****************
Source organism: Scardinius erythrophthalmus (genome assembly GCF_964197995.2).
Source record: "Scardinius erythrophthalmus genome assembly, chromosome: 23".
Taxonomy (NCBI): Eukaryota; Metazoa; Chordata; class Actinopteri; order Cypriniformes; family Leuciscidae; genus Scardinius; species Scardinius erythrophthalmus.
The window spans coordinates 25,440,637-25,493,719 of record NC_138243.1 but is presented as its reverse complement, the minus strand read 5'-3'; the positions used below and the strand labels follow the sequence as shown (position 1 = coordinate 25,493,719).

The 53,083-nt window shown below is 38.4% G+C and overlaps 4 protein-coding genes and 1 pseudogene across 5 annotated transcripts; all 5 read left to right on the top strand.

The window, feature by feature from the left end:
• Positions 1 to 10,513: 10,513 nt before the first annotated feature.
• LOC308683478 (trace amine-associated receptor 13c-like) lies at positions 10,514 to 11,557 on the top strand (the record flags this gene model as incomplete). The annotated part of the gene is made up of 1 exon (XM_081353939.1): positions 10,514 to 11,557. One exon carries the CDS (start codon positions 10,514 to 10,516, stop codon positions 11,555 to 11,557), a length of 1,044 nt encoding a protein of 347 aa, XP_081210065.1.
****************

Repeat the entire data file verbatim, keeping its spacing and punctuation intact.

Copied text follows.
Source organism: Scardinius erythrophthalmus (genome assembly GCF_964197995.2).
Source record: "Scardinius erythrophthalmus genome assembly, chromosome: 23".
Taxonomy (NCBI): Eukaryota; Metazoa; Chordata; class Actinopteri; order Cypriniformes; family Leuciscidae; genus Scardinius; species Scardinius erythrophthalmus.
The window spans coordinates 25,440,637-25,493,719 of record NC_138243.1 but is presented as its reverse complement, the minus strand read 5'-3'; the positions used below and the strand labels follow the sequence as shown (position 1 = coordinate 25,493,719).

The 53,083-nt window shown below is 38.4% G+C and overlaps 4 protein-coding genes and 1 pseudogene across 5 annotated transcripts; all 5 read left to right on the top strand.

The window, feature by feature from the left end:
• Positions 1 to 10,513: 10,513 nt before the first annotated feature.
• LOC308683478 (trace amine-associated receptor 13c-like) lies at positions 10,514 to 11,557 on the top strand (the record flags this gene model as incomplete). The annotated part of the gene is made up of 1 exon (XM_081353939.1): positions 10,514 to 11,557. One exon carries the CDS (start codon positions 10,514 to 10,516, stop codon positions 11,555 to 11,557), a length of 1,044 nt encoding a protein of 347 aa, XP_081210065.1.